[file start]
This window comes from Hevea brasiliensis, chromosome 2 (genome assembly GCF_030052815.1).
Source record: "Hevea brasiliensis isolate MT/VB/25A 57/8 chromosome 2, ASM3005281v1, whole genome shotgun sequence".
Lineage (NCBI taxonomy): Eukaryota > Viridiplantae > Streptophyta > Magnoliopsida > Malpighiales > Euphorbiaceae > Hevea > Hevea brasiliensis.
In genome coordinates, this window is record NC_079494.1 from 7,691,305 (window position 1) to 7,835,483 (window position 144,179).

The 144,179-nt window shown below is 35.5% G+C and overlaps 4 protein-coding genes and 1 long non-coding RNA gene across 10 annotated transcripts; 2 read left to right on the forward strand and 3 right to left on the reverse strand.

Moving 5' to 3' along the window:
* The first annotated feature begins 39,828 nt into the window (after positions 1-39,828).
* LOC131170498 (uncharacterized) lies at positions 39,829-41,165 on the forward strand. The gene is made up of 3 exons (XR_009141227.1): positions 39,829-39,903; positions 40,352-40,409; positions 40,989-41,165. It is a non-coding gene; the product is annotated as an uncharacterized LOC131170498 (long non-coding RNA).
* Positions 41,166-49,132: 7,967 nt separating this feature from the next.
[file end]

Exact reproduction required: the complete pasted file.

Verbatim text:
This window comes from Hevea brasiliensis, chromosome 2 (genome assembly GCF_030052815.1).
Source record: "Hevea brasiliensis isolate MT/VB/25A 57/8 chromosome 2, ASM3005281v1, whole genome shotgun sequence".
Lineage (NCBI taxonomy): Eukaryota > Viridiplantae > Streptophyta > Magnoliopsida > Malpighiales > Euphorbiaceae > Hevea > Hevea brasiliensis.
In genome coordinates, this window is record NC_079494.1 from 7,691,305 (window position 1) to 7,835,483 (window position 144,179).

The 144,179-nt window shown below is 35.5% G+C and overlaps 4 protein-coding genes and 1 long non-coding RNA gene across 10 annotated transcripts; 2 read left to right on the forward strand and 3 right to left on the reverse strand.

Moving 5' to 3' along the window:
* The first annotated feature begins 39,828 nt into the window (after positions 1-39,828).
* LOC131170498 (uncharacterized) lies at positions 39,829-41,165 on the forward strand. The gene is made up of 3 exons (XR_009141227.1): positions 39,829-39,903; positions 40,352-40,409; positions 40,989-41,165. It is a non-coding gene; the product is annotated as an uncharacterized LOC131170498 (long non-coding RNA).
* Positions 41,166-49,132: 7,967 nt separating this feature from the next.